We do our best to keep our blog posts relevant, informative and timely. Our hope is that our readers glean something useful from each of them and can utilize the information to help manage, control and ultimately collect their bad debts.
We like to keep things as light as we can, but periodically we feel the need to be a little bit wonky and include insightful data which can help provide a perspective on the economic health of the American consumer.
Keeping up to date where the consumer is heading in spending, debt, outlook and savings certainly can help all of us be more vigilant and sensitive to rapidly changing economic conditions. No one likes surprises and so today’s blog will focus on several recent, interesting studies which give additional perspective on where the consumer is today.
We have written before on the remarkable rise in consumer debt following the ‘great recession.’ Fueled by slow and steady growth, and steadily decreasing unemployment, no doubt consumers are feeling much more at ease spending their hard-earned dollars.
Earlier this year the United States surpassed the previous high water mark for consumer debt reached in the third quarter of 2008. The upward, record setting trend continues. According to the Quarterly Report on Household Debt and Credit” by the Federal Reserve Bank of New York, aggregate consumer household debt increased in the second quarter of 2017 by $114 billion. This is the 12th consecutive quarter it has increased and now stands at a whopping $12.84 trillion, $164 billion higher than the peak in 2008.
The good news is that aggregate delinquency rates continue to be flat; 4.8% of debt is in some stage of delinquency. Increasing levels of debt, yes, but so far consumers are generally able to pay their bills.
What does the consumer feel about the financial future? In another report (“Survey of Consumer Expectations”) the New York Fed reports that respondents to their survey expect current economic conditions to remain stable. Summarizing the Fed report, respondents expect inflation to remain relatively unchanged, that median home prices will continue to increase (albeit slightly), that they expect their earnings to increase (also slightly) and unemployment to decrease. In summary, looking out one year “…expectations of the household’s financial situation improved slightly, with 42.3% of respondents expecting to be better off financially, compared to 41.4% in July and 37.4% a year ago.”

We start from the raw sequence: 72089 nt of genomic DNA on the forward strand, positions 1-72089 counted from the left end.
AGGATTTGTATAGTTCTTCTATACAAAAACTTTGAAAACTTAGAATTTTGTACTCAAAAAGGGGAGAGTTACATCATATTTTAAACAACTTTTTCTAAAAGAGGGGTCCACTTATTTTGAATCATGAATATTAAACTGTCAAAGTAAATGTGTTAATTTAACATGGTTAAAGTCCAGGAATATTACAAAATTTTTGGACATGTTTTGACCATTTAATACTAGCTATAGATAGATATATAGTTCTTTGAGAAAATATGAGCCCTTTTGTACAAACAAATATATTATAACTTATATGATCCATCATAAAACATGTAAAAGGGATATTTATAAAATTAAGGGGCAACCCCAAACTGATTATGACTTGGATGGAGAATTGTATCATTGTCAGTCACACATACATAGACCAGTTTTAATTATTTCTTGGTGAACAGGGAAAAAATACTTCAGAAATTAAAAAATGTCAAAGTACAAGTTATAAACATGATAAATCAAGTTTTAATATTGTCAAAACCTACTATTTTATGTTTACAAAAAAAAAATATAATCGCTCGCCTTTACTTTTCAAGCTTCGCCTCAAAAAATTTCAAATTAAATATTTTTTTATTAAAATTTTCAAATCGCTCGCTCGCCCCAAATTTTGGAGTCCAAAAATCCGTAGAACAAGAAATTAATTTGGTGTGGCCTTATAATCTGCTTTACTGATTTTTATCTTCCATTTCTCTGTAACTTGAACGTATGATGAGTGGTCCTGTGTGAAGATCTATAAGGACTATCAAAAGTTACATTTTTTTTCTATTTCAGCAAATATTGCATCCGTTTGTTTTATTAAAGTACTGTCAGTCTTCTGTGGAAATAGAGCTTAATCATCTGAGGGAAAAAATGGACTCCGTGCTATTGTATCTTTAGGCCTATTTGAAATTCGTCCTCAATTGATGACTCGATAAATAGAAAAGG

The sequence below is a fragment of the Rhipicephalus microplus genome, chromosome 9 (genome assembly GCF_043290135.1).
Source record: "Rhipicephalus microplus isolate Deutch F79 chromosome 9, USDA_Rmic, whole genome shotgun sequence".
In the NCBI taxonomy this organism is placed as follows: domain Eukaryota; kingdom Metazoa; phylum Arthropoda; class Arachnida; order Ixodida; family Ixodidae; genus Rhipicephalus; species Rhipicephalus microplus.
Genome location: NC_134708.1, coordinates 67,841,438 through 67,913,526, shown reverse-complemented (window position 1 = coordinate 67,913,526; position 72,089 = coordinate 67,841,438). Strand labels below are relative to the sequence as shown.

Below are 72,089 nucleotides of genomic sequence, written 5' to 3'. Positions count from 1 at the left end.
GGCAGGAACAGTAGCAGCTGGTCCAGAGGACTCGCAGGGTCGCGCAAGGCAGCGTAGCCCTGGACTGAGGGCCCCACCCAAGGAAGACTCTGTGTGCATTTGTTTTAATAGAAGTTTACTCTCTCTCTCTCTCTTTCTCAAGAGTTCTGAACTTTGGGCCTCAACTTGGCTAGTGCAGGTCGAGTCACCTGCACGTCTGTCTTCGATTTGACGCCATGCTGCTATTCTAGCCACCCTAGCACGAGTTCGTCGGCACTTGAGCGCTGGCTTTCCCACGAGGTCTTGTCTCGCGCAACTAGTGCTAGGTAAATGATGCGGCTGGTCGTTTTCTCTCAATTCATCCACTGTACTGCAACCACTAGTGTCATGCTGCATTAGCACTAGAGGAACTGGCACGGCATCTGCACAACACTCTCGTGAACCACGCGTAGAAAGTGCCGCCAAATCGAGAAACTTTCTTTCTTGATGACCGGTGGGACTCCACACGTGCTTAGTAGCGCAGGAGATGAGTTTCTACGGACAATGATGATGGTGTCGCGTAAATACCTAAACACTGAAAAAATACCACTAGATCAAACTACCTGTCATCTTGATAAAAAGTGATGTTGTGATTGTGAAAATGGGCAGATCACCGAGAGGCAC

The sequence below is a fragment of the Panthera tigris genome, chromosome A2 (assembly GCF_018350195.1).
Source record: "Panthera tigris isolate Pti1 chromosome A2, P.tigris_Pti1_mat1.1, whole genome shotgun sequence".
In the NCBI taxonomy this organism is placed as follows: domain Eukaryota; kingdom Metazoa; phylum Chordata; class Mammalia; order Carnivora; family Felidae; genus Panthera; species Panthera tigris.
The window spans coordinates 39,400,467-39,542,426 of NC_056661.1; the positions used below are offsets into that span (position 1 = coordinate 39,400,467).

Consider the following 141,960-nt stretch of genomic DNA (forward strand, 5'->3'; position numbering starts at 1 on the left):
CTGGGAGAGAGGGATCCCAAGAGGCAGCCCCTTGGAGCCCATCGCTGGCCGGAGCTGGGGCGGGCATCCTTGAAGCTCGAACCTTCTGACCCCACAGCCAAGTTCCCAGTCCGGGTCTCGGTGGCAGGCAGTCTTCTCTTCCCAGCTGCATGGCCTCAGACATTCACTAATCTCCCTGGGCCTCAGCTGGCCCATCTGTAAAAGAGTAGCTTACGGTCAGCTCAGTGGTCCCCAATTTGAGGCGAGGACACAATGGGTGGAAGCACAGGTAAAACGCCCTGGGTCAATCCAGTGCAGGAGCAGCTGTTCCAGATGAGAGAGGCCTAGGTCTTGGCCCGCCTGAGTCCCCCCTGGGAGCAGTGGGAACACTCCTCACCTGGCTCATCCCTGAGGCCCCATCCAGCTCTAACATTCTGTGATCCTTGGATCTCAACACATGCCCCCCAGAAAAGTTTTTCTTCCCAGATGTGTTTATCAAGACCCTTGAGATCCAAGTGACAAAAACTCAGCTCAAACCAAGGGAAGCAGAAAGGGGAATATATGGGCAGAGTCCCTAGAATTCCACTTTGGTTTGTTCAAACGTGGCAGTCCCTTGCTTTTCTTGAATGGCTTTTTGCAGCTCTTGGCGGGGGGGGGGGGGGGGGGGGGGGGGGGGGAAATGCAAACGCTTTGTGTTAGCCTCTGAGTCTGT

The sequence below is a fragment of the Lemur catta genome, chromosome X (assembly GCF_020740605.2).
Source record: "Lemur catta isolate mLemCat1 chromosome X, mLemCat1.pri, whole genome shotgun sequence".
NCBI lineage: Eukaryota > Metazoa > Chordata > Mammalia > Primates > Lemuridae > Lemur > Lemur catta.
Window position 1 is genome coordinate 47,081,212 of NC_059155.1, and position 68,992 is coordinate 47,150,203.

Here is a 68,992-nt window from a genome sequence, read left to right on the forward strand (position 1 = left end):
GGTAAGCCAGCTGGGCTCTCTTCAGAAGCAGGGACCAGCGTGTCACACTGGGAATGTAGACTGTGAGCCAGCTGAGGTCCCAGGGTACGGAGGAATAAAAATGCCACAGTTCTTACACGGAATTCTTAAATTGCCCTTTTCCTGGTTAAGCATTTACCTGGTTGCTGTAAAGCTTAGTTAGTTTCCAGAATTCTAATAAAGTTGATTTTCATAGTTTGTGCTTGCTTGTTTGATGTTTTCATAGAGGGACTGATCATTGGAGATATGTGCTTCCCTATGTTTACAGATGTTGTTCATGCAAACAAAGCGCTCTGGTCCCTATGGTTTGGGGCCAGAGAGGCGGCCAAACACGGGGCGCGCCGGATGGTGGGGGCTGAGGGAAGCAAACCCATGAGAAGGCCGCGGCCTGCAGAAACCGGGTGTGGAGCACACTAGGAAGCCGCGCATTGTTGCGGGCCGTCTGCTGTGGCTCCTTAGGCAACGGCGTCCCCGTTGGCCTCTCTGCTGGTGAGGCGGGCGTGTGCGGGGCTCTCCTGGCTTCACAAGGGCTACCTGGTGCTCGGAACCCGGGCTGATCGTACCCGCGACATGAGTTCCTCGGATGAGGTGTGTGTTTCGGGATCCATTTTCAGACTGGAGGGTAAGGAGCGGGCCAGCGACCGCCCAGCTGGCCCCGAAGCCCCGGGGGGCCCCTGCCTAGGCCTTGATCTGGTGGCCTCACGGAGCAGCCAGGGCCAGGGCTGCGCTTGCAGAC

So, we are seeing growing, historic and unprecedented levels of personal debt supported by low unemployment, an expectation of personal earnings growth, and a general optimistic perspective on where the economy is headed.
It seems, though, that many consumers continue to spend, but not save, as aggressively as they should. Recently GOBankingRates released their annual survey focusing on how much Americans have in their savings. While in some cases the savings rate is improving, it is still startling to realize that 57 percent of the respondents say they have less than $1,000 in savings. Even more startling is when you drill down a bit the breakout is 15% have something less than $1,000 in savings while 39% have no savings at all (an increase of 5% since 2016).
It is the younger respondents that don’t have savings. Millennials (18-34) are more likely to have no savings while adults over 65 are likely to have more than $10,000 in savings. Why the disparity? The survey suggests that Millennials are in early phases of their careers, so their earnings are commensurate with just starting out, and they are also straddled with enormous student debt load. The Fed surveys tend to confirm this significant anchor.
So, what does all this mean? We are not prophets, gurus or economists. We do, however, keep our fingers on key data so that our valued clients do not get caught off guard when their bad debt increases due to economic shifts and unexpected events. As always, we encourage vigilance and maintaining a healthy grasp on bad debt so it does not get out of hand. We are here to help!
A. Alliance Collection Agency, Inc. is a full service, licensed accounts receivable management and debt collection agency providing highly effective, customized one on one management and recovery solutions for our business partners. Founded in northern Illinois in 2005, we have been proudly improving the bottom-line on behalf of our business partners in and around Chicagoland for over 12 years.